14. Baskin, Leonard, 1922-2000
  15. Beale, Arthur
  16. Berenson, Bernard, 1865-1959
  17. Berger, Robert W.
  18. Bliss, Mildred, 1879-1969
  19. Bliss, Robert Woods, 1875-1962
  20. Bober, Harry, 1915-
  21. Bothmer, Bernard V., 1912-1993
  22. Brandt, Kathleen Weil-Garris, 1934-
  23. Brown, John Nicholas, 1900-1979
  24. Buck, Richard D.
  25. Bundy, McGeorge
  26. Bush-Brown, Albert
  27. Calder, Alexander, 1898-1976
  28. Carter, David G., 1921-
  29. Cheek, Leslie, 1908-
  30. Chetham, Charles
  31. Clark, Anthony M.
  32. Colin, Ralph F., 1900-1985
  33. Conant, Kenneth John, 1894-
  34. Constable, W. G. (William George), 1887-
  35. Cook, Walter W. S.
  36. Coolidge, John, 1913-1995
  37. Cunningham, Charles Crehore, 1910-1979
  38. Deknatel, Frederick B.
  39. De Leiris, Alain
  40. Dumbarton Oaks
  41. Dunlap, Charles E.
  42. Eastman, Alvan C.
  43. Edgell, George Harold, 1887-1954
  44. Eisler, Colin T.
  45. Eitner, Lorenz
  46. Faison, S. Lane (Samson Lane), 1907-2006
  47. Feininger, T. Lux
  48. Field, Richard S.
  49. Forbes, Edward Waldo, 1873-1969
  50. Ford Foundation
  51. Ford, Franklin L. (Franklin Lewis), 1920-
  52. Freedberg, S. J. (Sydney Joseph), 1914-1997
  53. Freitag, Wolfgang M.
  54. Frick, Helen Clay, 1888-1984
  55. Gettens, Rutherford J. (Rutherford John)
  56. Gilbert, Creighton
  57. Hanfmann, George M. A. (George Maxim Anossov), 1911-1986
  58. Hartt, Frederick
  59. Hauke, Cesar M. de (Cesar Mange), d. 1965
  60. Haverkamp-Begemann, Egbert
  61. Hazen, Joseph H.
  62. Hempel, Eberhard, 1886-
  63. Hibbard, Howard, 1928-1984
  64. Hitchcock, Henry Russell, 1903-1987
  65. Hofer, Philip, 1898-1984
  66. Holderbaum, James
  67. Hoogewerff, G. J. (Godefridus Joannes), b. 1884
  68. Ingersoll, R. Sturgis (Robert Sturgis), b. 1891
  69. Jaffé, Michael, 1923-
  70. Janson, H. W. (Horst Woldemar), 1913-1982
  71. Kitzinger, Ernst, 1912-
  72. Krauss, Rosalind E.
  73. Krautheimer, Richard, 1897-1994
  74. Kraeling, Carl H. (Carl Hermann), 1897-1966
  75. Lankheit, Klaus
  76. Laughlin, Clarence John
  77. Laurent, V. (Vitalien), d. 1973
  78. Lavin, Irving, 1927-
  79. Loehr, Max
  80. Lowry, W. McNeil (Wilson McNeil), 1913-
  81. Marceau, Henri, 1896-1969
  82. Magurn, Ruth Saunders
  83. Malcove, Lillian
  84. Mariano, Nicky
  85. Meeks, Carroll L. V. (Carroll Louis Vanderslice), 1907-1966
  86. Meiss, Millard
  87. Mitten, David Gordon
  88. Mongan, Agnes
  89. Morley,Grace, 1900-
  90. Murdock, Kenneth Ballard, 1895-1975
  91. Museum of Fine Arts, Boston
  92. Opdycke, Leonard, 1895-1977
  93. Panofsky, Erwin, 1892-1968
  94. Pevsner, Nikolaus, 1902-1983
  95. Pope, Arthur Upham, 1881-1969
  96. Pope-Hennessy, John Wyndham, Sir, 1913-1994
  97. Posner, Donald
  98. Prown, Jules David
  99. Pulitzer, Emily Rauh
  100. Pulitzer, Joseph, 1913-
  101. Rathbone, Perry Townsend, 1911-
  102. Robbins, Daniel
  103. Rosenberg, Jakob, 1893-1980
  104. Rosenfield, John M.
  105. Rosenwald, Lessing J. (Lessing Julius), 1891-1979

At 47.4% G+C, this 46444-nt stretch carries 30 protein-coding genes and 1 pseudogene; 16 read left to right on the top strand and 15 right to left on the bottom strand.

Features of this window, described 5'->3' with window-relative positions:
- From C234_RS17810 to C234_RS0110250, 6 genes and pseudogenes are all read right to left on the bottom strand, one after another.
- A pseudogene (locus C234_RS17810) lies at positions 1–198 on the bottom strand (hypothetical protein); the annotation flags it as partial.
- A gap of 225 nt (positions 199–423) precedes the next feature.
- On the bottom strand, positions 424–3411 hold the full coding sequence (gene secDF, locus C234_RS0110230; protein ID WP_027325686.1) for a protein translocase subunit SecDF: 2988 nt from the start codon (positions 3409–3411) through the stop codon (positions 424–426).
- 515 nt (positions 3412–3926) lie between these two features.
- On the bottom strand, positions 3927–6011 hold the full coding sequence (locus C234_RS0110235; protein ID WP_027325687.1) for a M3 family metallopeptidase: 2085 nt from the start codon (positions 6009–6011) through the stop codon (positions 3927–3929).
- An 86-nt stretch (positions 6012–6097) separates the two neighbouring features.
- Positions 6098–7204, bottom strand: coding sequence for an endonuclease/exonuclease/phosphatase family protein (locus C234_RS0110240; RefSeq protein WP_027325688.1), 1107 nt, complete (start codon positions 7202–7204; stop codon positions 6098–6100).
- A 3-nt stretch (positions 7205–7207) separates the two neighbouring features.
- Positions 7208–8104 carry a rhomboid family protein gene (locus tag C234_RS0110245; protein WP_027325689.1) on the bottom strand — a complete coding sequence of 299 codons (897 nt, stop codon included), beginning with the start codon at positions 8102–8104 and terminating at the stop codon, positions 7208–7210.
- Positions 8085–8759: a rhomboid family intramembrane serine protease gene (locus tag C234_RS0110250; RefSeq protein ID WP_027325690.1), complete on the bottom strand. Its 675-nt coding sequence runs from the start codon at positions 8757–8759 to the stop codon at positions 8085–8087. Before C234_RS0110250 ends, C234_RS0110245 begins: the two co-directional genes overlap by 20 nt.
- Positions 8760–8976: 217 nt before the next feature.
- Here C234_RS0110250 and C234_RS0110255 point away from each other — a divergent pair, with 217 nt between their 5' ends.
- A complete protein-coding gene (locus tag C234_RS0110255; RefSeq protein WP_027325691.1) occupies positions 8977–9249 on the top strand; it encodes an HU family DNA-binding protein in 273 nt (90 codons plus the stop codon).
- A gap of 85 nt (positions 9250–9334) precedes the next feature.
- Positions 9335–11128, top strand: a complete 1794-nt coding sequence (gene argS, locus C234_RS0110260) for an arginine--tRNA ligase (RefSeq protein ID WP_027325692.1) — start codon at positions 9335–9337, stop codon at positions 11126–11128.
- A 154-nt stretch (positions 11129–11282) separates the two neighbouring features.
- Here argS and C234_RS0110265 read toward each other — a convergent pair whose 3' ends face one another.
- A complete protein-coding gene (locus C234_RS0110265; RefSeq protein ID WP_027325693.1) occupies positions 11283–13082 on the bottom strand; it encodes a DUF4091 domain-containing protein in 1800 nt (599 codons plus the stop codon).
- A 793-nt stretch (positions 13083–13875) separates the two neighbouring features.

106. Roskill, Mark W., 1933-
  107. Ross, Marvin
  108. Sachs, Paul J. (Paul Joseph), 1878-1965
  109. Sardis (Extinct city)
  110. Sekler, Eduard F. (Eduard Franz)
  111. Seligman, Germain
  112. Sert, José Luis, 1902-1983
  113. Shahn, Ben, 1898-1969
  114. Simonson, Lee, 1888-
  115. Slive, Seymour, 1920-
  116. Strater, Henry, 1896-
  117. Turner, Evan H.
  118. Tyler, William R.
  119. Villa I Tatti (Florence, Italy)
  120. Walker, John, 1906-1995
  121. Warburg, Edward M. M.
  122. Washburn, Gordon B. (Gordon Bailey), 1904-
  123. Wasserman, Jeanne L.
  124. Welch, Stuart Cary
  125. Whittemore, Thomas, 1871-1950
  126. Wick, Peter A.
  127. Wilson, Thomas James, 1902-1969
  128. Wittkower, Rudolf
Subjects
  1. Art-Collectors and Collecting
  2. Art-Conservation and Restoration
  3. Art-Criticism and Interpretation
  4. Art-Exhibitions
  5. Art-History-Study and Teaching (Higher)-United States
  6. Art-History-20th Century
  7. Art Museum Directors
  8. Art Museums-Administration
  9. Art Museums-Educational Aspects
  10. Art Objects-Collectors and Collecting
  11. Art-Scholarhips, Fellowships, etc.
  12. Art-Study and Teaching-United States
  13. Class reunions
  14. Excavations (Archaeology)
  15. Exhibitions
  16. Fogg Art Museum-History
  17. Harvard University-Museums
  18. Museum Directors
  19. Museum Exhibits
  20. Museum Loans
Form/Genre Terms
  1. blueprints (reprographic copies)
  2. condition reports
  3. financial records
  4. letters of recommendation
  5. offprints
  6. page proofs
  7. photographic postcards
  8. posters

Processing Information

Processing Information: The collection was processed from November 2008 to April 2009 by Laura Morris.
Link to catalog
Title
Papers of John Coolidge and Agnes Mongan (HC 5), 1909-2006: A Guide
Author
Harvard Art Museums Archives
Sponsor
These papers were processed with the generous support of the Institute of Museum and Library Services and the Getty Foundation
EAD ID
art00017

Repository Details

Part of the Harvard Art Museums Archives Repository

The Harvard Art Museums Archives is the official repository for institutional records and historical documents in all formats relating to the Fogg Museum, the Busch-Reisinger Museum, and the Arthur M. Sackler Museum, 1895 to the present. Its collections include significant papers of individuals and groups associated with the museums' history, as well as correspondence with collectors, gallery owners, museum professionals, and notables throughout the twentieth century. Its holdings also document the formation of the museums' collections and its mission as a teaching institution.

Contact:
32 Quincy Street
Harvard University
Cambridge MA 02138 USA
617-495-2384